The next morning, David and I explored more of the park, eventually making a stop at Newfound Gap, which overlooks some of the layered ridges of the Smokies. By that time, partly cloudy skies were were casting dappled light all over the mountains, creating an opportunity to take out our telephoto lenses and use the shapes of the mountains and the light and shadows dancing across them to capture different compositions. With a month-long road trip clearly occupying my brain, I focused my attention on a paved roadway cutting through the mountains, and waited for the sun to shine a soft spotlight onto it and the surrounding trees.
Back at camp, I relaxed in preparation for sunset and interacted with the nature around me--activities which mostly consisted of stalking butterflies and trying hopelessly to remove the gaggle of ants that decided to throw a party on my tent. At one point, David and I stopped talking mid-sentence as a large shape swooped into my peripheral vision. With a quick “get your camera” we were moving silently towards the river next to our campsite, being careful to not disturb the great blue heron that had just landed near us to hunt for fish.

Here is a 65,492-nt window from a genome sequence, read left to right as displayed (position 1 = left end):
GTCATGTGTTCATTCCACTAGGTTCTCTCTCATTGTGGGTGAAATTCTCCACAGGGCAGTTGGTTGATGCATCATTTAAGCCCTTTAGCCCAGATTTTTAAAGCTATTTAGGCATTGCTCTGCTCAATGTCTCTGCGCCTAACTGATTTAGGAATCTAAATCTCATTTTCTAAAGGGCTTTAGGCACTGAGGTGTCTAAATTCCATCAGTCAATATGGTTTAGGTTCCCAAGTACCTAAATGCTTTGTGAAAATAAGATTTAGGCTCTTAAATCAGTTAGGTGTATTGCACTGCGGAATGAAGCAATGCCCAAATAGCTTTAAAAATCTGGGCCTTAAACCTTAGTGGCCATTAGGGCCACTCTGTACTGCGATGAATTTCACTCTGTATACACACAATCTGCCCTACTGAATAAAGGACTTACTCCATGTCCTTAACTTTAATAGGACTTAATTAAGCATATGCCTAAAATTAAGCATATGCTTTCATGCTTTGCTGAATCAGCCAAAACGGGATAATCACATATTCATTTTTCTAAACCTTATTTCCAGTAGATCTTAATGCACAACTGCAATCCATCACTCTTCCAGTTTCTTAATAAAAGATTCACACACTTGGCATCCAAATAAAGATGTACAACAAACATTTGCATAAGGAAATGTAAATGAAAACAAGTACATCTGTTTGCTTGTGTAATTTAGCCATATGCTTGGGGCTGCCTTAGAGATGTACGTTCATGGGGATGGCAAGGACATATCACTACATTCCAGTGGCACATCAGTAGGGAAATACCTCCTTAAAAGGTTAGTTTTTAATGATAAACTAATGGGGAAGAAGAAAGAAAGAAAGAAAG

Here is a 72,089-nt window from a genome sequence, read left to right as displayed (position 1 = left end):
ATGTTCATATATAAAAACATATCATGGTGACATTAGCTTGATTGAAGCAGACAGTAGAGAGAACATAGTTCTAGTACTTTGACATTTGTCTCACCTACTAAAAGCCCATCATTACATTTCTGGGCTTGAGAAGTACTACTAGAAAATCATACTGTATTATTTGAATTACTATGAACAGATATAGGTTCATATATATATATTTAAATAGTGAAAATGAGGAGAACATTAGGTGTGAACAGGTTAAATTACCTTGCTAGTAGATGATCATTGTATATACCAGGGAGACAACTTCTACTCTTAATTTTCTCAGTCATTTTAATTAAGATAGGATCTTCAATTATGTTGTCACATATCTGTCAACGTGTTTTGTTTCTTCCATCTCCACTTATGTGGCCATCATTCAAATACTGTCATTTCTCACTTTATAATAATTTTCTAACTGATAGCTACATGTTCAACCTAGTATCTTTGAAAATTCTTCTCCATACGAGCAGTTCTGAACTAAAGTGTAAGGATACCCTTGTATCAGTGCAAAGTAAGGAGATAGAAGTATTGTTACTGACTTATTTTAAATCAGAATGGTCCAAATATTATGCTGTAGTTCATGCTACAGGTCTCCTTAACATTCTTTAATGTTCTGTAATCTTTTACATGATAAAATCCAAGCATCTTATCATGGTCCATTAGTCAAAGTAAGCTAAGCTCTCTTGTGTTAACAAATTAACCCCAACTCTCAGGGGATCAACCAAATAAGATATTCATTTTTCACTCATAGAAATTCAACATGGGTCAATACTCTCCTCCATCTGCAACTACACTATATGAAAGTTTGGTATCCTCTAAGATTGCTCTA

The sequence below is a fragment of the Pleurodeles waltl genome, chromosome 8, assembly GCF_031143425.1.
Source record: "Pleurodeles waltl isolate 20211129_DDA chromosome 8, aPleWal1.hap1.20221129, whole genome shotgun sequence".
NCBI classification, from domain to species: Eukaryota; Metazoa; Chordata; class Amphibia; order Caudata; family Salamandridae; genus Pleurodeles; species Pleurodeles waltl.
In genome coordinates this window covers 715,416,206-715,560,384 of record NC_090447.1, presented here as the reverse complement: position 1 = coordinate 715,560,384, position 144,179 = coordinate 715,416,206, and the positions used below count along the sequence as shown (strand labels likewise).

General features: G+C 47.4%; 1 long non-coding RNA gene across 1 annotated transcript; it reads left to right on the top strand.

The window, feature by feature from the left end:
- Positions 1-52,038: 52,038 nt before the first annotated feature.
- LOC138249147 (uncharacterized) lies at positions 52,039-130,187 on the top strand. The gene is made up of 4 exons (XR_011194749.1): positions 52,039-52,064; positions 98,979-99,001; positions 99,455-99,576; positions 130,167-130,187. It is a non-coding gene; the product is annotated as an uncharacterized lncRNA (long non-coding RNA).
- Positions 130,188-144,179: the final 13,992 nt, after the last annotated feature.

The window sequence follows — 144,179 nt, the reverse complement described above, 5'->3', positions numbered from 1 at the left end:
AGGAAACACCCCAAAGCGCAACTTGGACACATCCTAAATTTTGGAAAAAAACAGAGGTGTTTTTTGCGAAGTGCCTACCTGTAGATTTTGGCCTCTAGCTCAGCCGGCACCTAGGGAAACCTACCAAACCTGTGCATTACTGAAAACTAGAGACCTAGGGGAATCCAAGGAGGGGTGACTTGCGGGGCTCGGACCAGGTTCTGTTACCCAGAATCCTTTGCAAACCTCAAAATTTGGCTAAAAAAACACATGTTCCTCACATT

As the evening approached, we drove towards Morton Overlook for sunset, arriving early enough to witness an engagement shoot and hear the photographer give the posing direction “Ok, now tickle her until she pees her pants.” I’ve never had the urge to be a portrait or engagement photographer, but it’s at least good to know that there are ones out there who would direct their clients in the way that I would ideally want to.